Question Time


Page last updated at 12:44 GMT, Wednesday, 6 May 2009 13:44 UK

Last week's panel

Iain Gray MSPNadine Dorries MPNicola Sturgeon MSPLord Steel Bruce Anderson

Question Time, the BBC's premier political debate programme chaired by David Dimbleby, will be in Dunfermline on Thursday 7 May.

The panel will include the Labour leader in the Scottish Parliament Iain Gray, Conservative MP Nadine Dorries, Deputy First Minister of Scotland Nicola Sturgeon, Liberal Democrat peer Lord Steel, and Independent columnist Bruce Anderson.


Iain Gray MSP

Career: Iain Gray is Labour's leader in the Scottish Parliament.

He was a maths and physics teacher, then worked for Oxfam for 12 years, before his election to the Scottish Parliament as the MSP for Edinburgh Pentlands in 1999. He served as minister for social justice, and then minister for enterprise and lifelong learning, before losing his seat in the 2003 election.

He worked as a special adviser to the then Scotland Secretary Alistair Darling, and was re-elected to the Scottish Parliament in 2007, this time representing the seat of East Lothian.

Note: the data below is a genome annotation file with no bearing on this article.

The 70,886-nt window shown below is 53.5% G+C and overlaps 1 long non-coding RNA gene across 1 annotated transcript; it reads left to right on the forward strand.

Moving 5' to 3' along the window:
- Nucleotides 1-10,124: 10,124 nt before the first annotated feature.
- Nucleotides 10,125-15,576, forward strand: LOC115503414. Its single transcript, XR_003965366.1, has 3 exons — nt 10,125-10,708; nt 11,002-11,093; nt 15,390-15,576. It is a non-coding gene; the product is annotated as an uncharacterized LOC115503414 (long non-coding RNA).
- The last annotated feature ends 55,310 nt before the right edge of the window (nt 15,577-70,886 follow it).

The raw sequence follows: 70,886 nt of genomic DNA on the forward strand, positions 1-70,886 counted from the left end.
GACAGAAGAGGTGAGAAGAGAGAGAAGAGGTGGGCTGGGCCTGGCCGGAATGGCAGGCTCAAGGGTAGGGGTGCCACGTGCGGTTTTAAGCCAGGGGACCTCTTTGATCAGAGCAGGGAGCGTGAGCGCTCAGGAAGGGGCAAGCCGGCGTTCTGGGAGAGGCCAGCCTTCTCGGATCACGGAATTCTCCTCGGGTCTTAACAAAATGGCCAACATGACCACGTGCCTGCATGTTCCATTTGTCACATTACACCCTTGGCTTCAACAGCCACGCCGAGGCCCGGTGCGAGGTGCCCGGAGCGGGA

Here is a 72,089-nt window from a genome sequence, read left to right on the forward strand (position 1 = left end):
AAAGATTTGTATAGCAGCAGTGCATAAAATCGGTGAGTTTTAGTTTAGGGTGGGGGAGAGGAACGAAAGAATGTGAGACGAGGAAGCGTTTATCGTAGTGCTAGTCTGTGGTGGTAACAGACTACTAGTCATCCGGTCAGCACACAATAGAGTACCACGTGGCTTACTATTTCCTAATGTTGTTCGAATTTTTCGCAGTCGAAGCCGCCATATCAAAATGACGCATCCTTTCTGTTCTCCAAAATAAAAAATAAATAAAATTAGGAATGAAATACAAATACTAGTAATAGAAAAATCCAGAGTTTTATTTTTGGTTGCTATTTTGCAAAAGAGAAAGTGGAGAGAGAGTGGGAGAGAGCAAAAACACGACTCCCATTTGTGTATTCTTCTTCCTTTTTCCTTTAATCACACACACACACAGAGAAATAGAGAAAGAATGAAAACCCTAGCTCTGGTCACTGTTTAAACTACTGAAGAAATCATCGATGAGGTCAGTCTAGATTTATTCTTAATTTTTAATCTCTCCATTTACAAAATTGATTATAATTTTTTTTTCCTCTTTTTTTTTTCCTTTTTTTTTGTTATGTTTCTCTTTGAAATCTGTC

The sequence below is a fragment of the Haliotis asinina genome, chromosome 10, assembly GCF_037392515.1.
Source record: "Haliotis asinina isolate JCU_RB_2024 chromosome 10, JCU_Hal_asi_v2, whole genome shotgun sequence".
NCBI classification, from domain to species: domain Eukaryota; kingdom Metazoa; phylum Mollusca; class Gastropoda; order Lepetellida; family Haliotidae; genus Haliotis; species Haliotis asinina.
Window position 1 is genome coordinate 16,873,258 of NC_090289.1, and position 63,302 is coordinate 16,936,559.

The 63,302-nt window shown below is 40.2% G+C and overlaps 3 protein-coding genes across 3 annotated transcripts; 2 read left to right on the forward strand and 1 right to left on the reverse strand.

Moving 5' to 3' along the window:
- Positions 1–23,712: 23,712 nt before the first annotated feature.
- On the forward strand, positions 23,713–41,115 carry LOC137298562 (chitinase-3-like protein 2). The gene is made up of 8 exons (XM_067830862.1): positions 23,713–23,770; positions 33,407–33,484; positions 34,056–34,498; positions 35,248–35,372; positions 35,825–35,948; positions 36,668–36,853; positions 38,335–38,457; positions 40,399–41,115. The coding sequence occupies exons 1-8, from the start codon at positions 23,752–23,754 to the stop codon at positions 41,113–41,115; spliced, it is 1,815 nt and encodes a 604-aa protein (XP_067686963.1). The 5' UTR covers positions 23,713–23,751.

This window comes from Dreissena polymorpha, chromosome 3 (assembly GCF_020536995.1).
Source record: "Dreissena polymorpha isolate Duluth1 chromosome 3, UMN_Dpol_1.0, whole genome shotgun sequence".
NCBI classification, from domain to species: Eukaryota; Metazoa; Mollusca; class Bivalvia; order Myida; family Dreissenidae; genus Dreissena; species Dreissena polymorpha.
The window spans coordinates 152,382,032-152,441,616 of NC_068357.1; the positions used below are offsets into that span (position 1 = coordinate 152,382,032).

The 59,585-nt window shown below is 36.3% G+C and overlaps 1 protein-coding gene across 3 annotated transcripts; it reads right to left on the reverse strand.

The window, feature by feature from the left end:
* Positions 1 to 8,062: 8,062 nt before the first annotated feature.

He was elected to the leadership of Labour's group in the Scottish Parliament in September 2008, after the resignation of Wendy Alexander.

This week he dismissed claims by SNP First Minister Alex Salmond that Scotland is closer than ever to independence, saying: "The global recession demonstrates that devolution works…. Separate from the rest of the UK, our banks and building societies would have vanished, losing all the jobs, mortgages and savings."


Nadine Dorries MP

Career : Nadine Dorries is the Conservative MP for Mid Bedfordshire.

She grew up in Liverpool, and worked as a nurse before entering politics. She unsuccessfully contested the constituency of Hazel Grove in 2001 before becoming MP for Mid Bedfordshire in 2005.

She is regarded as being on the right wing of her party, and is a high-profile campaigner against abortion. Last year she tabled an amendment to the Human Fertilisation and Embryology Bill, seeking to reduce the time limit on abortions to 20 weeks, which was defeated by MPs.

In November 2008, she won the inaugural Spectator Magazine's Readers' Representative Award in the Parliamentarian of the Year Awards, for which she was nominated by the public.

Last month it was reported that she was taking legal action over smears made against her in leaked emails sent by Gordon Brown's special adviser, Damian McBride. She made headlines when she raised the matter at the Prime Minister's Questions, demanding a personal apology from Gordon Brown, who replied: "I have said sorry this has happened and I have also written to you personally. I think at the same time we should also say that what happened has no part to play in the politics of this country."


Nicola Sturgeon MSP

Career: Nicola Sturgeon is the Deputy First Minister of Scotland, the deputy leader of the Scottish National Party and the Cabinet Secretary for health and well-being in the Scottish Executive.